In the frame of Brexit negotiations, both sides have emphasised the significance of extradition (and security cooperation more broadly). Theresa May has repeatedly underlined the importance of the European Arrest Warrant, and Chequers aims for ‘a new relationship’ underpinning security; Michel Barnier has been clear he wants an agreement on security and is ‘ready to build an ambitious partnership’. Even at the recent Salzburg summit, where the EU27 rejected May’s Chequers plans, security appeared to be the one topic where a deal is within reach (Merkel for example said: ‘in certain areas very close cooperation is possible, namely in the areas of security’). However, the topic has not been prioritised by negotiators, and at times seems to get buried under by other key issues such as future trade relations and the question of the Irish border.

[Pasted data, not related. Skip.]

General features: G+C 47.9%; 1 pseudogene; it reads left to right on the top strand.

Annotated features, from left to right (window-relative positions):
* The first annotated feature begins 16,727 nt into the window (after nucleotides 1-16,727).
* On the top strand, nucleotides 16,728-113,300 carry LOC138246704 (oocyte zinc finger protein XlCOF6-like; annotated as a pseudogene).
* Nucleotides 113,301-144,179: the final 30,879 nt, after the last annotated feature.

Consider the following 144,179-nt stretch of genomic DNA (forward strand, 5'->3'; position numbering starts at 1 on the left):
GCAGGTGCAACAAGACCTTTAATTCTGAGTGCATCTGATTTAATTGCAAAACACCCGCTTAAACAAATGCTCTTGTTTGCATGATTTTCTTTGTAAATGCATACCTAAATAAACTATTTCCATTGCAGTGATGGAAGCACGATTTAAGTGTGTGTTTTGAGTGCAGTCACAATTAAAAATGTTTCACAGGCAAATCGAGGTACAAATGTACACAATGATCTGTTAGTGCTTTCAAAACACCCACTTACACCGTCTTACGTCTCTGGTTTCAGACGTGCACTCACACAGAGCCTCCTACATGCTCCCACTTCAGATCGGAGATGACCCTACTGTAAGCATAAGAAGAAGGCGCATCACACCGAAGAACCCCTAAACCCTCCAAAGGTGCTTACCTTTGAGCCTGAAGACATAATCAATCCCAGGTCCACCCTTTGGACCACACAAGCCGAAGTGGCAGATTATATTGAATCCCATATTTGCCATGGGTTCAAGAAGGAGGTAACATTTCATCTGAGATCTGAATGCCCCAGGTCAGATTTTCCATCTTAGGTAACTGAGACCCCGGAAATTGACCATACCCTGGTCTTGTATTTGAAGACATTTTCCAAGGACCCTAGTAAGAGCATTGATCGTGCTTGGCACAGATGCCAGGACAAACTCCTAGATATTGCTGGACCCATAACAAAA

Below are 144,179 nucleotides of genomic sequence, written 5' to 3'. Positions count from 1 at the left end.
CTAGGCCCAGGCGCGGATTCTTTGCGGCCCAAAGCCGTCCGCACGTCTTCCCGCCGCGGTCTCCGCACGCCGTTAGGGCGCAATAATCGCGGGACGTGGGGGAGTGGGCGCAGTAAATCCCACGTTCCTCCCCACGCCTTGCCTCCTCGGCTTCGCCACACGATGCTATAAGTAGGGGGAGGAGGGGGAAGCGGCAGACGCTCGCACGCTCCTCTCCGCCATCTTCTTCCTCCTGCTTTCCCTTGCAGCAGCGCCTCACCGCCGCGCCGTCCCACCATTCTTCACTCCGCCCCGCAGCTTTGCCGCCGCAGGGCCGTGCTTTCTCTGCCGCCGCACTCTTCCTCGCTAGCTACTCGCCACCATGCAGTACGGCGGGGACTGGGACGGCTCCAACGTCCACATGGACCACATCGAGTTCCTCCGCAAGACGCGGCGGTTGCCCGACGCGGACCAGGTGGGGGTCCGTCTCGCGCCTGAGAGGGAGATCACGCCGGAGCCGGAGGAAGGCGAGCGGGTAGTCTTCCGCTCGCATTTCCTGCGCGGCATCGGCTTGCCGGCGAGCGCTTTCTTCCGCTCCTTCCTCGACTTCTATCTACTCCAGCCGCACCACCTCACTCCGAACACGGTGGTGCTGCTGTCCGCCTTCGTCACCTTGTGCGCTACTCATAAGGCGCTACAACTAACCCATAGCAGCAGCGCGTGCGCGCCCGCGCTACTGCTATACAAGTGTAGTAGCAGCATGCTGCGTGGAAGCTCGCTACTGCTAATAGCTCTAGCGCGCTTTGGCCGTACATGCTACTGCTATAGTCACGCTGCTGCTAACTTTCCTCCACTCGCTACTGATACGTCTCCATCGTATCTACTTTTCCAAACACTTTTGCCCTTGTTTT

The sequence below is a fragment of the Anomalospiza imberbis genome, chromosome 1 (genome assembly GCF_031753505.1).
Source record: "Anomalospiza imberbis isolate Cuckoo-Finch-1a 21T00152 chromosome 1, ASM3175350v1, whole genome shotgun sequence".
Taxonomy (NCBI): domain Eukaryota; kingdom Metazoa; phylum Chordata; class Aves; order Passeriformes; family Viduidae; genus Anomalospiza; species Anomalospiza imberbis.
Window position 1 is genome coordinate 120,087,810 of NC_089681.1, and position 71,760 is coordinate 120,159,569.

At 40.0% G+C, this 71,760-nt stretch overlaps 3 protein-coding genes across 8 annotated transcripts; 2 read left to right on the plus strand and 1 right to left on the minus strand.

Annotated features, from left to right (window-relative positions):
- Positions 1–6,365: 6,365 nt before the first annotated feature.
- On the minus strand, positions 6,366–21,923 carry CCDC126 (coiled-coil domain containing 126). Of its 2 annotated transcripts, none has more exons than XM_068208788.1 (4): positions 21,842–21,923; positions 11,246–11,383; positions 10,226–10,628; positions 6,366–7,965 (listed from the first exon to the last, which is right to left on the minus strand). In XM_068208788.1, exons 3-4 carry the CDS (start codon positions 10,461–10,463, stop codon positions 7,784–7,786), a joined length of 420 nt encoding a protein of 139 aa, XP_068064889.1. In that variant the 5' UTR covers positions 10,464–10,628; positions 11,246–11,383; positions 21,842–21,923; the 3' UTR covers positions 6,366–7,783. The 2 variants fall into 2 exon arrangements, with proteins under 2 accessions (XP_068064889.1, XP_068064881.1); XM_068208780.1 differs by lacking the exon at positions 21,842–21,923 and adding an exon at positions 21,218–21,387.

Following these expressions of ambition, it is now time to make progress. For the sake of (legal) certainty – the European Court of Justice has recently saved the UK’s participation in the European Arrest Warrant pending Brexit negotiations, following questions by an Irish court in RO. But equally important (or even more so) is safeguarding security as well as fundamental rights. However, what should also be clear is that whatever agreement will be reached, this will be a different type of extradition relationship. The goal expressed by May to remain in the European Arrest Warrant simply cannot be delivered. The EU cannot include a non-member in a scheme that builds heavily on the EU’s legal framework. Moreover, the EU fears this would jeopardise civil liberties. A further difficulty is that while the European Arrest Warrant orders the extradition of nationals, a large number of member states are constitutionally barred from doing so outside the EU. Finally, the EU has taken a principled position in the negotiations, and has maintained that ‘cherry-picking’ will not be allowed (as I argued earlier, the current arrangement the UK enjoys allows for pretty much exactly that).